Researchers are utilizing mesenchymal stem cell (MSC) infusions to help heal severe tissue damage following radiation treatments. Often, when patients receive treatment for cancer, the process involves painful and prolonged side effects from the chemotherapy and radiation, which significantly impacts the patients’ quality of life, even when in remission. MSC intravenous infusions demonstrated both healing properties and resulted in a reduction of pain and fistulization (the abnormal connections between organs due to injury and inflammation) following radiation. The patients receiving the treatment had sustained intestinal tissue damage following radiation treatments, and prior to the treatment all patients were experiencing pain, inflammation, fibrosis and hemorrhaging.
A genetically modified stem cell therapy for Diffuse Large B-Cell Lymphoma (DLBCL) has been approved by the FDA. Researchers at the Abramson Cancer Center, in collaboration with Novartis, have successfully administered a CAR-T Cell therapy, called Kymriah, for the most common type of non-Hodgkin Lymphoma. DLBCL is a fast growing cancer that affects B lymphocytes, which are responsible for producing antibodies that help fight infections in the body. This groundbreaking treatment involves obtaining autologous (the patient’s own) T cells, which are a more specialized type of stem cell, and genetically engineering the cells to track down and destroy cancerous cells.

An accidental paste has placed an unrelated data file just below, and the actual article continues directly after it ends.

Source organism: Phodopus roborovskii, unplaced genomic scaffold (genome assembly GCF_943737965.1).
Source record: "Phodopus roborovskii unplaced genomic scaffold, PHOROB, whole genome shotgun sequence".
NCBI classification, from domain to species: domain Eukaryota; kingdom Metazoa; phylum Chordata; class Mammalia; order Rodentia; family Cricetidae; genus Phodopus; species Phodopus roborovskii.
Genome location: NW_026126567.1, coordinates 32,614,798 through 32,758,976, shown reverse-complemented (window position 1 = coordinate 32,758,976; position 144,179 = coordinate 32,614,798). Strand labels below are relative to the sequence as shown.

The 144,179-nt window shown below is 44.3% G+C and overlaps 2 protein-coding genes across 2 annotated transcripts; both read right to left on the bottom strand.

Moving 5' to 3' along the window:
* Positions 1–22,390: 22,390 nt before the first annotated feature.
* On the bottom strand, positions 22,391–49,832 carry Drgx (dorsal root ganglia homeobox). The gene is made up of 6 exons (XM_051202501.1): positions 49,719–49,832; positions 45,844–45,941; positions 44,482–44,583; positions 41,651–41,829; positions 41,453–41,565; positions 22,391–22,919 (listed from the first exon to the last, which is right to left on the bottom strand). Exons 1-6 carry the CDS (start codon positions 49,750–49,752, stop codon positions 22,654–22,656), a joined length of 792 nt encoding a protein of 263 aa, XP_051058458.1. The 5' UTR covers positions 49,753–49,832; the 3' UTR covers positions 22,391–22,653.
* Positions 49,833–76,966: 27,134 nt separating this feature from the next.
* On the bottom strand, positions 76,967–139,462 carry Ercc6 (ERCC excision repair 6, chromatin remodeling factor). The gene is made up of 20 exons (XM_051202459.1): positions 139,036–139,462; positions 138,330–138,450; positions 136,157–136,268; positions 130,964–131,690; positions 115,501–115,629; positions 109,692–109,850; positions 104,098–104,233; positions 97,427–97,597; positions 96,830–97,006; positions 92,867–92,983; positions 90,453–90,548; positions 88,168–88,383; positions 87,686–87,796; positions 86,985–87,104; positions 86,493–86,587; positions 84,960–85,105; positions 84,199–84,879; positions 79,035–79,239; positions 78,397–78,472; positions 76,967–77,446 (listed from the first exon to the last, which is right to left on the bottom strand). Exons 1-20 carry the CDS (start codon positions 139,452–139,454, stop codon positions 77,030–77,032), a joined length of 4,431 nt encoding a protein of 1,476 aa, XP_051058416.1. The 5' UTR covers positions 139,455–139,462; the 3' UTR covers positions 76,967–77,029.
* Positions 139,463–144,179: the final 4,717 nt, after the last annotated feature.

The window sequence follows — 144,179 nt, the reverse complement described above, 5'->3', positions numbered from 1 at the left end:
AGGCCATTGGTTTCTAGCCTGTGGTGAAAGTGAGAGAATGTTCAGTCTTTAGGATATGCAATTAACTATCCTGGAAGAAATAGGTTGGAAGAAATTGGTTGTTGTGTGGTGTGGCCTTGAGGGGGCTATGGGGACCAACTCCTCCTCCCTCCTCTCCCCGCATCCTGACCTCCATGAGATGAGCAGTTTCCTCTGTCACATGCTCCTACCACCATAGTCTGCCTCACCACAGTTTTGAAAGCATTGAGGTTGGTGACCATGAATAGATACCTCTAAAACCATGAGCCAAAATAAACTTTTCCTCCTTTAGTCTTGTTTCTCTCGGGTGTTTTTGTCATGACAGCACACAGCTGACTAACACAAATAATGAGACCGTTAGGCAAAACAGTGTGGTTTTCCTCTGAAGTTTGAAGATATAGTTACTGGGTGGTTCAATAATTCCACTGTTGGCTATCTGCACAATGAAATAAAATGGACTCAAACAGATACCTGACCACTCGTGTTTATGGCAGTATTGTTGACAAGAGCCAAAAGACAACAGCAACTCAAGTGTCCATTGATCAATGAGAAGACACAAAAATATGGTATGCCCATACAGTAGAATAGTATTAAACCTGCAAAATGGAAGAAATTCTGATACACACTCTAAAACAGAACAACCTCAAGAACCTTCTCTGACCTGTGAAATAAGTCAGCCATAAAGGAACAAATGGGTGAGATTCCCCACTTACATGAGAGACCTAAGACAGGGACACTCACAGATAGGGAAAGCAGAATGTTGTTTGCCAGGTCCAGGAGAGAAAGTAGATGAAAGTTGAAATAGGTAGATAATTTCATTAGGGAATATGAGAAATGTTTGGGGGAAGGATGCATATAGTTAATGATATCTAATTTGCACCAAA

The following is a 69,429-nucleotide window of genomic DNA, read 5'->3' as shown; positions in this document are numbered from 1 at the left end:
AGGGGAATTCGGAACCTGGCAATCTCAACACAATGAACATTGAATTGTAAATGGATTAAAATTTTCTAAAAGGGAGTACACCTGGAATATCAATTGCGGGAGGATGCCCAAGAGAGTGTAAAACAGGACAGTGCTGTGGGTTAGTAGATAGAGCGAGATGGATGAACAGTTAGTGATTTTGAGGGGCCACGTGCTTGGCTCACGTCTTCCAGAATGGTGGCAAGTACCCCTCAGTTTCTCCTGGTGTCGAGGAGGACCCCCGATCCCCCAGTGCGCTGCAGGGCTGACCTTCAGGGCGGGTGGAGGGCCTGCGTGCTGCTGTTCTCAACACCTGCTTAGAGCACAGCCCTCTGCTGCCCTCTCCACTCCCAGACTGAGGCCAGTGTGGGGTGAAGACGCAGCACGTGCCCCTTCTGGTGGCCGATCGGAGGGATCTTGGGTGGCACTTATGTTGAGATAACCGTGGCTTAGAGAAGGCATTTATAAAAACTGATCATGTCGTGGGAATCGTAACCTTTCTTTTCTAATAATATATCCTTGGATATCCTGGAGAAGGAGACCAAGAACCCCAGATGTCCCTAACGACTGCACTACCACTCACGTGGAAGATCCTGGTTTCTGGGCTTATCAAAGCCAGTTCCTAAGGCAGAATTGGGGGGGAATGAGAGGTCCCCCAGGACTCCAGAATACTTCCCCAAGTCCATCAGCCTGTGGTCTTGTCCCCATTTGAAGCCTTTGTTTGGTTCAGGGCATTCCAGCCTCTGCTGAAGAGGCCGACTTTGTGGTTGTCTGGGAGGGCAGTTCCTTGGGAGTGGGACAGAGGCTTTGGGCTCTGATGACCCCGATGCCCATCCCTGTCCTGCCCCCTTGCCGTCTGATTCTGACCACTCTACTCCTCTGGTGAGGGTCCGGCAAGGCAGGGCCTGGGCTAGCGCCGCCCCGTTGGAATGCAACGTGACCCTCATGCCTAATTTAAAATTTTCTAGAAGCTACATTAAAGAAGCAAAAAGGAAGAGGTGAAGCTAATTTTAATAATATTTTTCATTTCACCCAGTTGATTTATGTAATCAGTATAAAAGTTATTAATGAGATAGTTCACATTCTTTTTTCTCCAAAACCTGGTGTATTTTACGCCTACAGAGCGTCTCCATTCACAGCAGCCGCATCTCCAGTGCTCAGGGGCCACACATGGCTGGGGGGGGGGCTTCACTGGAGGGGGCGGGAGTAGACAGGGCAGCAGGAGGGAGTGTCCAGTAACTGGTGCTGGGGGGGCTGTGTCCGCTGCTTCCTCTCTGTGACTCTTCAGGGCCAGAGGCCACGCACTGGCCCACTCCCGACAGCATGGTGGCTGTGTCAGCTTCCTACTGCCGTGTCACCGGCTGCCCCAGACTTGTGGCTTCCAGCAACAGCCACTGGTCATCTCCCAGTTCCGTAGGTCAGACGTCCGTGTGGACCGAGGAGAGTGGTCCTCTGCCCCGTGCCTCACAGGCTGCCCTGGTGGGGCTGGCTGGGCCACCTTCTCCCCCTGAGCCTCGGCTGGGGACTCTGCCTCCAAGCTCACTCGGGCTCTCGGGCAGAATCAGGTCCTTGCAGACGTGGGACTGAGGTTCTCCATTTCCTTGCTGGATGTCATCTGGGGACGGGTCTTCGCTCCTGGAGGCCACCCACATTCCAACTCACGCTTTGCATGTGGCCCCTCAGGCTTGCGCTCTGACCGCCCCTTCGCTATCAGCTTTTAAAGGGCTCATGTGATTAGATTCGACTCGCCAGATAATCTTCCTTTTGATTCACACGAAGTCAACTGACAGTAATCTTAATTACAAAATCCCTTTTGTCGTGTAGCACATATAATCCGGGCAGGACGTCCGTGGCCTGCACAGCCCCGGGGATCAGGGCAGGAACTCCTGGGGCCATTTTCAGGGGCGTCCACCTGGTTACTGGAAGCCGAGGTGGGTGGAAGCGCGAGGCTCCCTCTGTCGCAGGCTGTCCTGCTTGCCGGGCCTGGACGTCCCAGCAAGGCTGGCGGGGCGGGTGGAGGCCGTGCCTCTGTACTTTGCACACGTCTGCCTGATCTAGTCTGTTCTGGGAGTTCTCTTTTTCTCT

Researchers at the University of California Irvine have created a method of engineering mesenchymal stem cells (MSCs) to specifically target and help destroy cancer metastasis, which is an indicator of cancer spreading and the cause of approximately 90% of cancer deaths. The researchers are utilizing MSCs that have been engineered to detect stiffened tissues, a typical indicator of breast cancer metastases. These stem cells then release an enzyme upon detection of the cancer cells that triggers the activation of a localized chemotherapy. This is a revolutionary method of treating cancer given that one of the biggest concerns with chemotherapy is its ability to not only harm cancer cells, but also harm healthy cells as well.
Researchers at UCLA have developed a ‘bionic thymus’ capable of transforming blood stem cells into T cells of the immune system that can be targeted to attack cancer cells. During the transformation, the researchers were also able to incorporate a tumor-targeting gene in anticipation of utilizing the cells to fight cancers. T Cell production is a long and complex biological process in the body and many cancer patients may not have enough of their own T cells to collect and direct to combat their cancer. Therefore, the creation of an artificial thymus has the potential to resolve this issue. The process also shuts off the expression of normal T cell surface receptors, which the researchers believe may enable the cells to be used by other patients without the risk of rejection.